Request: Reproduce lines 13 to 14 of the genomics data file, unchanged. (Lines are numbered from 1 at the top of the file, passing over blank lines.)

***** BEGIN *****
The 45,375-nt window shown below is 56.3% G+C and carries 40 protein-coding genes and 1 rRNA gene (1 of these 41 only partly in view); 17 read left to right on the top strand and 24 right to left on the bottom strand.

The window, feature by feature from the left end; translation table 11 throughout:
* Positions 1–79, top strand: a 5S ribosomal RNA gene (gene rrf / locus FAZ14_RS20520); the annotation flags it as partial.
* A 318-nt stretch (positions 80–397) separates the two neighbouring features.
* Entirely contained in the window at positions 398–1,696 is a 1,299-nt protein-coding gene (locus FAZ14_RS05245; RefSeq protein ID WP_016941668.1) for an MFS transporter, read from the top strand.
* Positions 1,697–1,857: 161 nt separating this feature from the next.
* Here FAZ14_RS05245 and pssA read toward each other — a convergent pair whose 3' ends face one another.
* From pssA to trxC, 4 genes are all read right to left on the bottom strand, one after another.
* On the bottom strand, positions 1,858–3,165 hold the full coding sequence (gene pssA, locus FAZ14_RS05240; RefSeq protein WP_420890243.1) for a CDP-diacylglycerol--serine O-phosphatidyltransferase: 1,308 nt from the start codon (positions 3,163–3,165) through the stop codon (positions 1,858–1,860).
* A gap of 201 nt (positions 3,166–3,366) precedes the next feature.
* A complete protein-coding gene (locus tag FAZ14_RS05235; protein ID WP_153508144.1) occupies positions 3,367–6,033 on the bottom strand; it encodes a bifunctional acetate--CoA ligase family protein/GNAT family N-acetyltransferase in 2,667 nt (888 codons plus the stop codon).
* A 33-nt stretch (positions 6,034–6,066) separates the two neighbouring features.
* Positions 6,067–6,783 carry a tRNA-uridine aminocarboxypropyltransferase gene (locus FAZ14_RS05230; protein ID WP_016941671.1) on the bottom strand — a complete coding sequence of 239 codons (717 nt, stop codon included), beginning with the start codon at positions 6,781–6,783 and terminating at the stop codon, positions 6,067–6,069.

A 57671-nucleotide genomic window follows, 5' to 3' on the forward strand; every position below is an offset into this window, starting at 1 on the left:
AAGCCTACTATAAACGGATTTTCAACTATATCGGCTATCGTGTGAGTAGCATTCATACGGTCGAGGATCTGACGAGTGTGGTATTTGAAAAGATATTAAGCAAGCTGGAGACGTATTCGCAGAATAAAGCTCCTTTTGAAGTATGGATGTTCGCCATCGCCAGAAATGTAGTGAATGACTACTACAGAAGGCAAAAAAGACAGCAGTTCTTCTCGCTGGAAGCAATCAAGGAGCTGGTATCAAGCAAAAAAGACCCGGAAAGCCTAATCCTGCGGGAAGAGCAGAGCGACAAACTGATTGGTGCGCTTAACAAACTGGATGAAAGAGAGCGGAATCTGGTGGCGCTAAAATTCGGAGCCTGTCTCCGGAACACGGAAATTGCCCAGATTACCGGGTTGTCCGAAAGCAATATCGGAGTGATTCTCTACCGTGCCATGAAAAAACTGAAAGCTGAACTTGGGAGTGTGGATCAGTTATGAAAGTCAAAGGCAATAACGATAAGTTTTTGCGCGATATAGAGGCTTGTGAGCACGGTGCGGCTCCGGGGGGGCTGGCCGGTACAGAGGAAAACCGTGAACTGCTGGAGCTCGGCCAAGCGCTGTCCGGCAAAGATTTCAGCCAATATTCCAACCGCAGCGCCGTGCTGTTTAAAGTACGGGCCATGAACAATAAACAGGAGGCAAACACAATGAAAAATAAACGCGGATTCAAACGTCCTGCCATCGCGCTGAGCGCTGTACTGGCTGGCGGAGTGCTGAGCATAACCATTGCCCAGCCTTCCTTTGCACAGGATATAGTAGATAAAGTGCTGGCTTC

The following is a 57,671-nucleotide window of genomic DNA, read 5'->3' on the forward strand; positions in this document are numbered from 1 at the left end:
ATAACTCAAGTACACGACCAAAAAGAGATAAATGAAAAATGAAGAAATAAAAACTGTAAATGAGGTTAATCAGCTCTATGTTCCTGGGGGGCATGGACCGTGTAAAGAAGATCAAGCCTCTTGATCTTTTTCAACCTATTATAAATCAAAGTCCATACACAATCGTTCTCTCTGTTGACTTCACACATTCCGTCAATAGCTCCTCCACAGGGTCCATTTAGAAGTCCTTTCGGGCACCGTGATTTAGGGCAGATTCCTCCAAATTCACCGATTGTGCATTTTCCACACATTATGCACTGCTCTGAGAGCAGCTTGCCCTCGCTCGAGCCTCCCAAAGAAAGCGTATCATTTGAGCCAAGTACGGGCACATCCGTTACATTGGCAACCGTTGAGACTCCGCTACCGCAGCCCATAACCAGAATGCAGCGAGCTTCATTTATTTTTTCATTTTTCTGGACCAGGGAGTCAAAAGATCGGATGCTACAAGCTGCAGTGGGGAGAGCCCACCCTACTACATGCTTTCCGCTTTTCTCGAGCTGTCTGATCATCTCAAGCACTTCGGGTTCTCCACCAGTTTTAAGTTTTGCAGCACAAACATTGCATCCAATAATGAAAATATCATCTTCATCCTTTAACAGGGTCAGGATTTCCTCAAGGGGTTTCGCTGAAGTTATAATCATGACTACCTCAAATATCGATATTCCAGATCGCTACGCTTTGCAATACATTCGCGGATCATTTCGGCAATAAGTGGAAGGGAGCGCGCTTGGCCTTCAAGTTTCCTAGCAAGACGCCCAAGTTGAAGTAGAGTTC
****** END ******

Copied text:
* Positions 6,067–6,783 carry a tRNA-uridine aminocarboxypropyltransferase gene (locus FAZ14_RS05230; protein ID WP_016941671.1) on the bottom strand — a complete coding sequence of 239 codons (717 nt, stop codon included), beginning with the start codon at positions 6,781–6,783 and terminating at the stop codon, positions 6,067–6,069.

A 57671-nucleotide genomic window follows, 5' to 3' on the forward strand; every position below is an offset into this window, starting at 1 on the left: